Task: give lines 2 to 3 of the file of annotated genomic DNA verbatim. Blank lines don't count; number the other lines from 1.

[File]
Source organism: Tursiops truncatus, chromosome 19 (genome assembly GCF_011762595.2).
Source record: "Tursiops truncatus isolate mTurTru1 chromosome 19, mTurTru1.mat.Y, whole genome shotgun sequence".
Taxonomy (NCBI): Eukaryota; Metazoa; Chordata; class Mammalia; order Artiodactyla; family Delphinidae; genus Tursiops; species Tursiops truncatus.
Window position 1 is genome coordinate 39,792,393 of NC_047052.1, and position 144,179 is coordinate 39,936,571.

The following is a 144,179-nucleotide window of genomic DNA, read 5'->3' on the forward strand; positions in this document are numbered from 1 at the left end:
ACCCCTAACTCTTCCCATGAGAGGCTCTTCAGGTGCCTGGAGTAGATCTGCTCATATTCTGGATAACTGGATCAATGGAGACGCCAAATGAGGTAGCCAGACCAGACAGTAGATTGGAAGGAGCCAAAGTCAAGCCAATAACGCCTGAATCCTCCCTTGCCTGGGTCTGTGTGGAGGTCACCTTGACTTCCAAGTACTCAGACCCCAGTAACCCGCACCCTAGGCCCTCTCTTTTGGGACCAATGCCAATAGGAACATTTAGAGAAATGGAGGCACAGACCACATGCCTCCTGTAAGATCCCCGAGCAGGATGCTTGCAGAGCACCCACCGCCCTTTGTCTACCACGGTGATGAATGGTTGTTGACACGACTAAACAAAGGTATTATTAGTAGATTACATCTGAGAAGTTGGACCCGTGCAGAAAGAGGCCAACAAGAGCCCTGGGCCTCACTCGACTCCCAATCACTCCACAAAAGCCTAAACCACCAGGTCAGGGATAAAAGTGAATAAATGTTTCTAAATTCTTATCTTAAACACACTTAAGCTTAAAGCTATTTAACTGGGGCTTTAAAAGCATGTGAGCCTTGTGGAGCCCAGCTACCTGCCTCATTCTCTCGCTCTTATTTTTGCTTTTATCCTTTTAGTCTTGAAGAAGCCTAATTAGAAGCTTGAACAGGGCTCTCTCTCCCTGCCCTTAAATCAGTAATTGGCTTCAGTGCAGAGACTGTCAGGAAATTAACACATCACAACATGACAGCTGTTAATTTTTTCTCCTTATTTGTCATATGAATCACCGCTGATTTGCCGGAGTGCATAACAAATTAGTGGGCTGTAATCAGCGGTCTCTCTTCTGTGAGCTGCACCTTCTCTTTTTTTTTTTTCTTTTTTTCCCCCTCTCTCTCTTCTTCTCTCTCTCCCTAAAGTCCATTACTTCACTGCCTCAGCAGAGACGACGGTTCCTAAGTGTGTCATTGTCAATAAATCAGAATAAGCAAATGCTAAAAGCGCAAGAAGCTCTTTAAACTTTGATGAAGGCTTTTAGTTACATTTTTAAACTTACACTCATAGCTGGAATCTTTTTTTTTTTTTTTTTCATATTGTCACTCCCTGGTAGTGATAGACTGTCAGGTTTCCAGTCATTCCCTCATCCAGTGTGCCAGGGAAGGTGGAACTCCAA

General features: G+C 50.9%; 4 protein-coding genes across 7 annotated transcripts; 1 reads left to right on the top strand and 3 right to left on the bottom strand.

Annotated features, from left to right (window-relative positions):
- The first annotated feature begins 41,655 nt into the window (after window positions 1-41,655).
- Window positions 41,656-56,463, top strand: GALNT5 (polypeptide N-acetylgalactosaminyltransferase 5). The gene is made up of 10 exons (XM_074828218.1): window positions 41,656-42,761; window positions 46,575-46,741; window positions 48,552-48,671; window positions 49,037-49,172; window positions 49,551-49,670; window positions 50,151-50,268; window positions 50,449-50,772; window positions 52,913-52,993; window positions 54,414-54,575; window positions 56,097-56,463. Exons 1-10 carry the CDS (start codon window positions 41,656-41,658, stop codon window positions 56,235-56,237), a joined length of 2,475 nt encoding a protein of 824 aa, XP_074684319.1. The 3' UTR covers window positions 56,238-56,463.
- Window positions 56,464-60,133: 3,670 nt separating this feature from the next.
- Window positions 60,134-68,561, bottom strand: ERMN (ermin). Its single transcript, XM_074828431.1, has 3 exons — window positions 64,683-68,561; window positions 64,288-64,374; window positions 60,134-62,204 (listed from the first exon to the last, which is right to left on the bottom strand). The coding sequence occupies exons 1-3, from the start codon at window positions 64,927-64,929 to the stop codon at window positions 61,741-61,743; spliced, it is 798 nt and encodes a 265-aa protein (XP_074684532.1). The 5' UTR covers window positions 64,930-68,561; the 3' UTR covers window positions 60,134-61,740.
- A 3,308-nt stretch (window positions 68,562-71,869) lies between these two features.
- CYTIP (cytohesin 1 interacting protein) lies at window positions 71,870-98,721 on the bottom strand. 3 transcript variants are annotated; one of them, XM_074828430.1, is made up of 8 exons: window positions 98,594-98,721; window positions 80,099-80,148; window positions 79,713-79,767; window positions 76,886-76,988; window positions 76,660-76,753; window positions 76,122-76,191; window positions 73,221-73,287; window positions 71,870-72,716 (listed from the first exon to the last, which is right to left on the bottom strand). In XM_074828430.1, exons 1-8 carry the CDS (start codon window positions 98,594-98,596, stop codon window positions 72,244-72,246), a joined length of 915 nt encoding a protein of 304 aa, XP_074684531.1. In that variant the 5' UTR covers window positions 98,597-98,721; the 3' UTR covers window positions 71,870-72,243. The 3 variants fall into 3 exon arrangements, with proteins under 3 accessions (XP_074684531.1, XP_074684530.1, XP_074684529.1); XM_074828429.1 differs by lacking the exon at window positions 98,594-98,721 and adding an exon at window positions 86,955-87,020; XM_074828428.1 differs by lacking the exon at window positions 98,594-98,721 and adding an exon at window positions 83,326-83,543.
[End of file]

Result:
Source record: "Tursiops truncatus isolate mTurTru1 chromosome 19, mTurTru1.mat.Y, whole genome shotgun sequence".
Taxonomy (NCBI): Eukaryota; Metazoa; Chordata; class Mammalia; order Artiodactyla; family Delphinidae; genus Tursiops; species Tursiops truncatus.